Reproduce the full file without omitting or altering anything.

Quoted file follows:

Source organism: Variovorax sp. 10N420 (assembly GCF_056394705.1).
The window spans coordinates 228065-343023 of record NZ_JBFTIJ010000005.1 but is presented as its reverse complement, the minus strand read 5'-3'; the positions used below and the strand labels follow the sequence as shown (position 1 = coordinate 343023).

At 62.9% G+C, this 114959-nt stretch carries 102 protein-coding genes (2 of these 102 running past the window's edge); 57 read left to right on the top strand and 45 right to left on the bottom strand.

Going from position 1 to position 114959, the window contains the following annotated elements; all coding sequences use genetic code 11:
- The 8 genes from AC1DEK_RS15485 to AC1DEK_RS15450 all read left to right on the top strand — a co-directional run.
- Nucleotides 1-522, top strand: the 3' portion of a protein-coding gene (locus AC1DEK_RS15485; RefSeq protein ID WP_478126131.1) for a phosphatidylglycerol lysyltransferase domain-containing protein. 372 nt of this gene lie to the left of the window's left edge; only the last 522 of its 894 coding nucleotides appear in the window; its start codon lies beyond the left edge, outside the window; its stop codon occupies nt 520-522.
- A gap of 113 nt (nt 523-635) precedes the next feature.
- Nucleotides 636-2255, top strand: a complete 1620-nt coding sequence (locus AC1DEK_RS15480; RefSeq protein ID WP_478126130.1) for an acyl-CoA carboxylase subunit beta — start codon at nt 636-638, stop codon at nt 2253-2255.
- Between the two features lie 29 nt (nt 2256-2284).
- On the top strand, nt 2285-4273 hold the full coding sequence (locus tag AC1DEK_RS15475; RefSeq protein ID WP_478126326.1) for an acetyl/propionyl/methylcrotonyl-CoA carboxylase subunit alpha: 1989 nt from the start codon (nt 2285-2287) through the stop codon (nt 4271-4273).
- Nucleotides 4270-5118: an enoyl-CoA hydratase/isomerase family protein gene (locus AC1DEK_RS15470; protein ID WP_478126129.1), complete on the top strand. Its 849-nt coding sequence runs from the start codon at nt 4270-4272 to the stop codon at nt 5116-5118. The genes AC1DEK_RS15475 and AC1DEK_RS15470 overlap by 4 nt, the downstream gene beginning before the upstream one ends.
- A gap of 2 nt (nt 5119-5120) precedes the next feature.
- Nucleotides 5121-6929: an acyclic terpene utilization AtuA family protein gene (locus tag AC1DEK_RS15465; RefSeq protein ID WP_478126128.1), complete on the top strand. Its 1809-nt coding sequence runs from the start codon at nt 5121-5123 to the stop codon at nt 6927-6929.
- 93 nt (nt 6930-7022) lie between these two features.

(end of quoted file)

Source organism: Variovorax sp. 10N420 (assembly GCF_056394705.1).
The window spans coordinates 228065-343023 of record NZ_JBFTIJ010000005.1 but is presented as its reverse complement, the minus strand read 5'-3'; the positions used below and the strand labels follow the sequence as shown (position 1 = coordinate 343023).

At 62.9% G+C, this 114959-nt stretch carries 102 protein-coding genes (2 of these 102 running past the window's edge); 57 read left to right on the top strand and 45 right to left on the bottom strand.

Going from position 1 to position 114959, the window contains the following annotated elements; all coding sequences use genetic code 11:
- The 8 genes from AC1DEK_RS15485 to AC1DEK_RS15450 all read left to right on the top strand — a co-directional run.
- Nucleotides 1-522, top strand: the 3' portion of a protein-coding gene (locus AC1DEK_RS15485; RefSeq protein ID WP_478126131.1) for a phosphatidylglycerol lysyltransferase domain-containing protein. 372 nt of this gene lie to the left of the window's left edge; only the last 522 of its 894 coding nucleotides appear in the window; its start codon lies beyond the left edge, outside the window; its stop codon occupies nt 520-522.
- A gap of 113 nt (nt 523-635) precedes the next feature.
- Nucleotides 636-2255, top strand: a complete 1620-nt coding sequence (locus AC1DEK_RS15480; RefSeq protein ID WP_478126130.1) for an acyl-CoA carboxylase subunit beta — start codon at nt 636-638, stop codon at nt 2253-2255.
- Between the two features lie 29 nt (nt 2256-2284).
- On the top strand, nt 2285-4273 hold the full coding sequence (locus tag AC1DEK_RS15475; RefSeq protein ID WP_478126326.1) for an acetyl/propionyl/methylcrotonyl-CoA carboxylase subunit alpha: 1989 nt from the start codon (nt 2285-2287) through the stop codon (nt 4271-4273).
- Nucleotides 4270-5118: an enoyl-CoA hydratase/isomerase family protein gene (locus AC1DEK_RS15470; protein ID WP_478126129.1), complete on the top strand. Its 849-nt coding sequence runs from the start codon at nt 4270-4272 to the stop codon at nt 5116-5118. The genes AC1DEK_RS15475 and AC1DEK_RS15470 overlap by 4 nt, the downstream gene beginning before the upstream one ends.
- A gap of 2 nt (nt 5119-5120) precedes the next feature.
- Nucleotides 5121-6929: an acyclic terpene utilization AtuA family protein gene (locus tag AC1DEK_RS15465; RefSeq protein ID WP_478126128.1), complete on the top strand. Its 1809-nt coding sequence runs from the start codon at nt 5121-5123 to the stop codon at nt 6927-6929.
- 93 nt (nt 6930-7022) lie between these two features.